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Christoph Scherrer

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Christoph Scherrer

The author explores what leads public banks to disregard their public service function and how one can prevent this disregard. Taking the German public banks as an example, he briefly describes their ‘mission creep’ in the form of financialization. Guided by the theory of hegemonic discourse, he interprets mission drift as part of neoliberal hegemony. This leads him to be skeptical about technocratic organizational solutions to the problem. From his discourse and analytical point of view, awareness about the public mandate seems to be of utmost importance. If the key actors of public banks are not aware of the public mandate and do not identify with the public mandate, then staying within the public mandate cannot be expected. Therefore, he argues that one needs to start with the general debate about the content of the public mandate and how public banks can contribute to it.

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Edited by Christoph Scherrer

This book asks the important question of whether public banks are a better alternative to profit-seeking private banks. Do public banks provide finance for development? Do they serve as stability anchors in financial markets? What kind of governance keeps public banks accountable to the public? Theoretically the book draws on the works of Minsky for the question on stability and on interpretative policy analysis for the issue of governance. It compares empirically three countries with significant public banks: Brazil, Germany, and India.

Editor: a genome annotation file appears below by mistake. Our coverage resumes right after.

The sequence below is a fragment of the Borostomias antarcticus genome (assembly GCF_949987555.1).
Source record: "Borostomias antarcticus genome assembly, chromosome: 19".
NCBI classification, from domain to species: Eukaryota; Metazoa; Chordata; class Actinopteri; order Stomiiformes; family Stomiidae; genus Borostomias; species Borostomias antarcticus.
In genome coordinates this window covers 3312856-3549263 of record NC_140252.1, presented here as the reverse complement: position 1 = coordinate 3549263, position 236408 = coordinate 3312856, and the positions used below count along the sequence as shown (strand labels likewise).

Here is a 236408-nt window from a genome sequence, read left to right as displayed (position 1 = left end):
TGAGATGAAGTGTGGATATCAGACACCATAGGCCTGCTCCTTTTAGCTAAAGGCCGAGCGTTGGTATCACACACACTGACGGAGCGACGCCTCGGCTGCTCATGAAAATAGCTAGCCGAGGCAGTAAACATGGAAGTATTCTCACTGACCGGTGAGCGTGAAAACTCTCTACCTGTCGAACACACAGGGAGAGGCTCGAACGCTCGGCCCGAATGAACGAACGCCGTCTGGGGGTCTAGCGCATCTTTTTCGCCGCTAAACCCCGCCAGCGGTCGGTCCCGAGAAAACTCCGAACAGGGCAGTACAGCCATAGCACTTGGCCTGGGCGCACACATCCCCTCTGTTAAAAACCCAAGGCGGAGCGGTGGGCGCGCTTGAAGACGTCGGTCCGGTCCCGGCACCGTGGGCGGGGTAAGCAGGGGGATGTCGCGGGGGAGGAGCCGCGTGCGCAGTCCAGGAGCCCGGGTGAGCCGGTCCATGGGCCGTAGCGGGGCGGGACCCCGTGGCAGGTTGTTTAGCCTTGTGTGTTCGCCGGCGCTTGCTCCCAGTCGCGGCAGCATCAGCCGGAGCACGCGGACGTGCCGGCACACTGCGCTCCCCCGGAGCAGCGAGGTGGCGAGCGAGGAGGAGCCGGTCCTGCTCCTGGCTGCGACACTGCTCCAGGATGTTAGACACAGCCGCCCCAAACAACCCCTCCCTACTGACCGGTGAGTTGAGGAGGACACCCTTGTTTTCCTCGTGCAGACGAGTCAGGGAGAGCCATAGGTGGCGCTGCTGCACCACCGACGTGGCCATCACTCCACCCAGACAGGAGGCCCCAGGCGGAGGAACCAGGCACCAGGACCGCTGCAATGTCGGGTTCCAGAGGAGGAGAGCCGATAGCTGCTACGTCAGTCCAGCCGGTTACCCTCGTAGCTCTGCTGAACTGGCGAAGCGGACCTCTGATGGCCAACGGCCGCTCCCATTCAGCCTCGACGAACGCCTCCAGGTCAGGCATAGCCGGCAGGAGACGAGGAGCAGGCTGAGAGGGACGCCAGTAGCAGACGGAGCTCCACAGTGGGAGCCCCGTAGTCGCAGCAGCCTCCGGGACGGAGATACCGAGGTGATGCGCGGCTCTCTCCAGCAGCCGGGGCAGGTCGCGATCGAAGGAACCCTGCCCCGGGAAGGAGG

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Xeniya Polikhronidi and Christoph Scherrer

The authors analyze the impact of governance structures on the performance of public banks by comparing an ambitious but ultimately failing Landesbank (WestLB) with a more prudent and so-far successful Landesbank (Helaba). By applying a multi-theoretical perspective, they find that the governance of these banks differed remarkably in terms of processes, which may explain the different fate of these Landesbanken to a large extent. While both banks suffered a major crisis in the 1970s, the owners of Helaba learned their lesson and set up a governance structure characterized by strict control and monitoring mechanisms. They also upheld the commitment to a public mandate. At WestLB, this commitment was dropped and the governance structure left management with a very high degree of autonomy.